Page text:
Raising An Affenpinscheer Dog
Your Affenpinscher and You
A breed of dog that is classified as a 'toy dog' and is somewhat terrier-like is called the Affenpinscher.
Historically from Germany, Affenpinschers date back to the 17th century. Their names are derived from the German word for monkey or ape, which is 'Affe.'
The breed is ancestral and predates the Miniature Schnauzer and the Brussels Griffon or the Griffon Bruxellois.
Affenpinscher type dogs have been around since the sixteen hundreds but their ascendants were generally bigger in size, about twelve to thirteen inches larger and were available in colors of red, tan and gray, tan and black, fawn or gray.
It was common for this breed to have a white chest and feet. In essence, this breed was made for rats, working to remove rodents from stables, granaries and kitchens.
Generally, Affenpinschers weight between six and a half to a little over thirteen pounds and at the withers and stand between nine to twelve inches tall. They have expressions that are monkey-like and have harsh rough coats as well.
Their coats are more shaggy over their shoulders and their head which forms a mane coupled with a coat which is shorter over their hind quarters and back.
With a texture that is wiry and harsh, the KC and the FCI standards for this breed specifically say that their coat needs to be black. The AKC also allows belge, black and tan, red, silver and gray. Belge is a mix of white, black, brown and red hair.
Often, Affenpinschers appear on dog lists that reportedly do not molt or shed. However, each dog coat hair shaft grows from a follicle of hair.
Every shaft has a growing cycle, and being replaced by another shaft upon its death. Depending on the age of the breed, the length of time for the cycle of shedding and growing varies. Another factor is whether the dog stays mostly outside or mostly inside of the home.
As for its gait, it needs to be confident, balanced, sound, free and light-footed. This breed tends to carry itself with a seriousness that is almost comic. Their legs move in a manner which is parallel to each other when viewed from behind. As they trot, their feet converge towards a midline as they increase in speed. There is a big penalty for a gait that is not sound.
This breed has an appearance that is distinctly associated with terriers for most people.
However, Affenpinschers are different from terriers since they are part of group 2 of the schnauzer-pinscher breed in the classification of the FCI, thus getting along with other pets. Affine are adventurous, active, stubborn and curious but they are also playful and fun loving.
This breed is protective and affectionate towards members of the family, lively and confident. Although not easy to housebreak, with firm, consistent training, you will be able to successfully potty train your Affenpinscher. Not recommended for toddler-age children, this breed is territorial when it comes to food and toys.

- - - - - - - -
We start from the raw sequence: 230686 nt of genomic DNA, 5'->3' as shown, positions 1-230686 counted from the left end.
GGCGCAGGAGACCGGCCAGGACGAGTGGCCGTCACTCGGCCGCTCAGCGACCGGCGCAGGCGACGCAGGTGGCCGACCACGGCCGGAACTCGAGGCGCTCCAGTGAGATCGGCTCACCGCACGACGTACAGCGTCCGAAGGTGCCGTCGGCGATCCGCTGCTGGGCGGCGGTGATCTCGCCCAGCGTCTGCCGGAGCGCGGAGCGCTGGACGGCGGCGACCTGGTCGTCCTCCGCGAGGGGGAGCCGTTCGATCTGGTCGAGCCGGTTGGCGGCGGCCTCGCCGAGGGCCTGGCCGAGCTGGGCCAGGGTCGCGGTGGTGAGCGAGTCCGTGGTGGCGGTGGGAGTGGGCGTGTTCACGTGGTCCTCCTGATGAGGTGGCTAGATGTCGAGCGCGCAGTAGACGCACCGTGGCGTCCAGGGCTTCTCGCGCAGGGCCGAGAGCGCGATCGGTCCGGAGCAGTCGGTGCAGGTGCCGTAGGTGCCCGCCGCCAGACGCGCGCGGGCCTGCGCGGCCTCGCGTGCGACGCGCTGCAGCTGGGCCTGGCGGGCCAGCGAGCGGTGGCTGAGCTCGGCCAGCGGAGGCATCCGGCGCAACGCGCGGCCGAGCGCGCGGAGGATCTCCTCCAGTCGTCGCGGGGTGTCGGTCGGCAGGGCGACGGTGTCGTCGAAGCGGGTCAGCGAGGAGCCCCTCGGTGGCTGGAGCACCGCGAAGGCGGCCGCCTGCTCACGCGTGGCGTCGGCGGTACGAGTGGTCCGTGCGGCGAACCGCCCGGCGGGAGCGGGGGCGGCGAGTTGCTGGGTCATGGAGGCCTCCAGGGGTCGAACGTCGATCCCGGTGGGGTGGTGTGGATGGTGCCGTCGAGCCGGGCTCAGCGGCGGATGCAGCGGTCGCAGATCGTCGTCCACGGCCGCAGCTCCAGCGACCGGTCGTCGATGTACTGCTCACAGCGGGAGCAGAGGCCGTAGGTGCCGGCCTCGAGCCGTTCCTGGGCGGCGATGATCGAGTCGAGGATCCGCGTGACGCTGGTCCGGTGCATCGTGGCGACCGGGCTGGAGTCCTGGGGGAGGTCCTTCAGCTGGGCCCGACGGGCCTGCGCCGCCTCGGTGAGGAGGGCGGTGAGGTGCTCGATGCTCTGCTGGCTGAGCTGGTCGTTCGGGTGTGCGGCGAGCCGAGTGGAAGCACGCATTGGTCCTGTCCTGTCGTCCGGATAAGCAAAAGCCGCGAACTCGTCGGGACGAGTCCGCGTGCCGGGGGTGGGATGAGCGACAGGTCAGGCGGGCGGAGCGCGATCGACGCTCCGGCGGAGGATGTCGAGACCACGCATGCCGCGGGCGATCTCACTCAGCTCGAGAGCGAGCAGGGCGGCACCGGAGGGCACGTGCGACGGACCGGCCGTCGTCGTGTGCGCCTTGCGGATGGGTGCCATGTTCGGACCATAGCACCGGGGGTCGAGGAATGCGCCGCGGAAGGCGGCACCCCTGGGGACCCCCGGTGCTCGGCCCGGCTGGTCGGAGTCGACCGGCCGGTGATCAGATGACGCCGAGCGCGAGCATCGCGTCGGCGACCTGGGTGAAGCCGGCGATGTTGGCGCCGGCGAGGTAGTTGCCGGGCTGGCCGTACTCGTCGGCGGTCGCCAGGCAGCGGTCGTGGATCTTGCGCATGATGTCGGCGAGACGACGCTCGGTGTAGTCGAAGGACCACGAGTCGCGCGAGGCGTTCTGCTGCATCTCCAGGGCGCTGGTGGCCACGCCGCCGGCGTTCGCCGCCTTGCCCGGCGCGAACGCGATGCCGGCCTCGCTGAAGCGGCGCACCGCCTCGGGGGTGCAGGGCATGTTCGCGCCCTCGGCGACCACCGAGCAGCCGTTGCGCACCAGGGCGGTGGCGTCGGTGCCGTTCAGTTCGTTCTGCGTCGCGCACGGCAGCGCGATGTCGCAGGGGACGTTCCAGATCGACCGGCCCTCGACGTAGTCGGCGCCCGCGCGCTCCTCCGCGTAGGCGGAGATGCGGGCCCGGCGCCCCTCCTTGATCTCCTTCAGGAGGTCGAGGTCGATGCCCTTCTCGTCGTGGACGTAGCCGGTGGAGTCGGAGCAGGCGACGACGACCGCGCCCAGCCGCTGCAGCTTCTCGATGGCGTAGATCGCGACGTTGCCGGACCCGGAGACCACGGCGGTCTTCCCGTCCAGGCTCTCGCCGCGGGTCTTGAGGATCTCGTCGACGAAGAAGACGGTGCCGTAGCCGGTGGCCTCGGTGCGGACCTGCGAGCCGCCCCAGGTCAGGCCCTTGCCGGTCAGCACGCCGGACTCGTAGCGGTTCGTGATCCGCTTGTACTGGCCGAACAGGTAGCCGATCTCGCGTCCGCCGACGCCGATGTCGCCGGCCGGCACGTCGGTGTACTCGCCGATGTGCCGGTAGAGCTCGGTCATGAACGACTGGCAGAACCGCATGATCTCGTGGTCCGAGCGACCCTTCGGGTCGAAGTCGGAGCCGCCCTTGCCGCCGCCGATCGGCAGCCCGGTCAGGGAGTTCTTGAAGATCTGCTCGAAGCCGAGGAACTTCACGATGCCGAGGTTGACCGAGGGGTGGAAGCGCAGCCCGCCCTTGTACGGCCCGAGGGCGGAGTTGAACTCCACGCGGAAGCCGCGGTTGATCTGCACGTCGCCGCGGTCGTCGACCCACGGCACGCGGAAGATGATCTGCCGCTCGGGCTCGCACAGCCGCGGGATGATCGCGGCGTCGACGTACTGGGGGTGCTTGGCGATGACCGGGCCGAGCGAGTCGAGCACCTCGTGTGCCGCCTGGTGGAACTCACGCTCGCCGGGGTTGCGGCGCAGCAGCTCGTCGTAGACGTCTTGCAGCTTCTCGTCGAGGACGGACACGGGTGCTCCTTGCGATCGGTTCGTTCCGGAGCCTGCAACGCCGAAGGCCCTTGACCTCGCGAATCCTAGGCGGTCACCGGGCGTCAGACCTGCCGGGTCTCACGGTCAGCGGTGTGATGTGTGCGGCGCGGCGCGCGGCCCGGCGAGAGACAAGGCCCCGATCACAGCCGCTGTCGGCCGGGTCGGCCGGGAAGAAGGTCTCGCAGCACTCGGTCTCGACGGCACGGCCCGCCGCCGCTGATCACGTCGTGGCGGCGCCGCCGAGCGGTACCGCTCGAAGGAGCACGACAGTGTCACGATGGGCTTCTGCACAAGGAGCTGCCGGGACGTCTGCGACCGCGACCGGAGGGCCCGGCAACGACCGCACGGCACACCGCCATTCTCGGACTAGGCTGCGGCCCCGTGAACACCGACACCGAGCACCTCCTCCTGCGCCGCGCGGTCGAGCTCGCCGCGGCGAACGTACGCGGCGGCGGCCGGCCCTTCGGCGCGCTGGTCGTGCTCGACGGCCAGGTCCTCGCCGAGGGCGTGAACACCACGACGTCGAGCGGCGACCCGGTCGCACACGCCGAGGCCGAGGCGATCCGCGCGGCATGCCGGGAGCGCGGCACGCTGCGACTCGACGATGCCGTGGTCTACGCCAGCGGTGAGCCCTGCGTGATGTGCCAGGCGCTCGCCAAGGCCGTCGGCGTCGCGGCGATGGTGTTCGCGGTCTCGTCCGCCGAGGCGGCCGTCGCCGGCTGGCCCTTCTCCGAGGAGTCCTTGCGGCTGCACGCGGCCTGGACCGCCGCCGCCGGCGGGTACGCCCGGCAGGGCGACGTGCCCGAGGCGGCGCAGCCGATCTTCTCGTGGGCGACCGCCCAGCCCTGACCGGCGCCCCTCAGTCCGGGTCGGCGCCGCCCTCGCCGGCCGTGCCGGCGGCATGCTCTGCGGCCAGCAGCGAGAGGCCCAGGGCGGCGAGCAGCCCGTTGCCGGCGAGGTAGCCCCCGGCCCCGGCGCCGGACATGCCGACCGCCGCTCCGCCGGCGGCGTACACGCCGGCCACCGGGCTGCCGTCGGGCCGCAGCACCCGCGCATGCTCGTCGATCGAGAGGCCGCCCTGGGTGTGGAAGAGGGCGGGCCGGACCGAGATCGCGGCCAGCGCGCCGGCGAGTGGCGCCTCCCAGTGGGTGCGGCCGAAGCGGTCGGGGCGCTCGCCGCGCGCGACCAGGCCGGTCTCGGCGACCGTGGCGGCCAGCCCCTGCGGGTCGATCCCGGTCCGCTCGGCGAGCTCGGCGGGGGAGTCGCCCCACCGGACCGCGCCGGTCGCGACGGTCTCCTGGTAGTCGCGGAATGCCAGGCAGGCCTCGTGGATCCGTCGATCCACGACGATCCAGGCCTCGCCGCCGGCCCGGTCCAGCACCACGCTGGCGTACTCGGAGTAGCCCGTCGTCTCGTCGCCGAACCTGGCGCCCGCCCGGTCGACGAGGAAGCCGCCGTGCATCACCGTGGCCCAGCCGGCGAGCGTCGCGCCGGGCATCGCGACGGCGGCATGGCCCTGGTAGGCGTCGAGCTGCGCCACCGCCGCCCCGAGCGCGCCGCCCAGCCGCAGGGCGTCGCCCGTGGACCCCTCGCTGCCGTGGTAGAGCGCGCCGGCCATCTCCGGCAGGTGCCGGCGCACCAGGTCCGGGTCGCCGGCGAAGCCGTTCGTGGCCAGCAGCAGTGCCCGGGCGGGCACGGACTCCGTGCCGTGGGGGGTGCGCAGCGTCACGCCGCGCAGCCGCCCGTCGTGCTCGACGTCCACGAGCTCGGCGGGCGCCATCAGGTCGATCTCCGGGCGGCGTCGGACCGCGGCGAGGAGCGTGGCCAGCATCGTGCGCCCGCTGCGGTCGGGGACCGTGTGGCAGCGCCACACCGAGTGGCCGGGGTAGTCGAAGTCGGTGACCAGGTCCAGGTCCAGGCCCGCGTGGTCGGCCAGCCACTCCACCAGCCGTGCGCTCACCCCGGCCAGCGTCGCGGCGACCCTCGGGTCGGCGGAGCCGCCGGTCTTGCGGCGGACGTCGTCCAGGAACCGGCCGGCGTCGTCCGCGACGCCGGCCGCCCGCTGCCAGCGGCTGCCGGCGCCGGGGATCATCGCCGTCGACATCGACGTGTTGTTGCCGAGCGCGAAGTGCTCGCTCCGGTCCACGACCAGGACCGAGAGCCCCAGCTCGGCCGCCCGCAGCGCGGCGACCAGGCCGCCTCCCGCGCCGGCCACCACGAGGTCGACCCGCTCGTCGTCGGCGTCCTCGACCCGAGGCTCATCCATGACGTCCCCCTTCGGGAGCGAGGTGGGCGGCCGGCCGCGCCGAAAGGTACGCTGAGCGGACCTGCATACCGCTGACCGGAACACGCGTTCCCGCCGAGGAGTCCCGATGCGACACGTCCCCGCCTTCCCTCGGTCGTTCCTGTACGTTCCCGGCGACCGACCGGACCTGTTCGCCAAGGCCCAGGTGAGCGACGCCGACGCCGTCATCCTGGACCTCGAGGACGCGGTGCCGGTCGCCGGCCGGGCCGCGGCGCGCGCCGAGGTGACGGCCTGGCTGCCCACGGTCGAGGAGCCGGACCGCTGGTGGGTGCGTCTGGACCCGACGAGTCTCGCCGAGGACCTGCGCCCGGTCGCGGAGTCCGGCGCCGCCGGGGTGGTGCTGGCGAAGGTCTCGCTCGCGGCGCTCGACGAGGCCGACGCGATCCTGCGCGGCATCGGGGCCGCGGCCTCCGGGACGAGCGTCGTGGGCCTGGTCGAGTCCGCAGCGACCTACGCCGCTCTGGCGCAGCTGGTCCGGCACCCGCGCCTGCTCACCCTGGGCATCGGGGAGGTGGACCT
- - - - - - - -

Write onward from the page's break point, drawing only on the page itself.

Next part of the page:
With a tendency to be quiet, this dog can get quite excited when threatened or attacked and reveals no fearfulness towards aggressors.
Essentially, this is the best dog for families with a sense of humor and who like a show. Always ready to protect their families, this dog seems to believe that his or her size is bigger than it actually is.
Affenpinscher parents need to watch out that their puppies do not pick fights with much larger dogs. Quite active inside the home, indoor play can actually meet his exercise needs, if a walk outdoors is not possible due to weather conditions.
Some dogs of this breed like walking on their hind legs for no reason at all. This breed also has the tendency to chew on various objects including dead bugs, candy wrappers and cosmetics.
Do not be surprised if your Affenpinscher will want to be with you majority of the time as they love companionship, crave attention and will love sitting on your lap.
When caring for your Affenpinscher, their coat should never be cut short since this causes it to become ruined for a few years. A weekly combing or brushing and occasional plucking is all your dog needs.
You can learn how to do this yourself although there are specialist dog trimmers who can do the job for you. Dogs for shows will need to undergo a procedure called 'stripping' and take care to deal with hair the grows in their eye corners, as this can irritate the eyes.
In terms of health, Affenpinschers have a tendency to get hip dysplasia. Just like other toy dogs, they sometimes also get a trachea that is collapsed. At times, this breed also suffers from cataracts.
This breed has a span of life of eleven point four years, which is the lifespan typical for a dog that is purebred, but a bit less than breed selections of this size.
Common causes of Affenpinscher mortality is old age and urologic reasons. Some are prone to respiratory problems in hot weather, open fontanel, PDA, slipped stifle and fractures.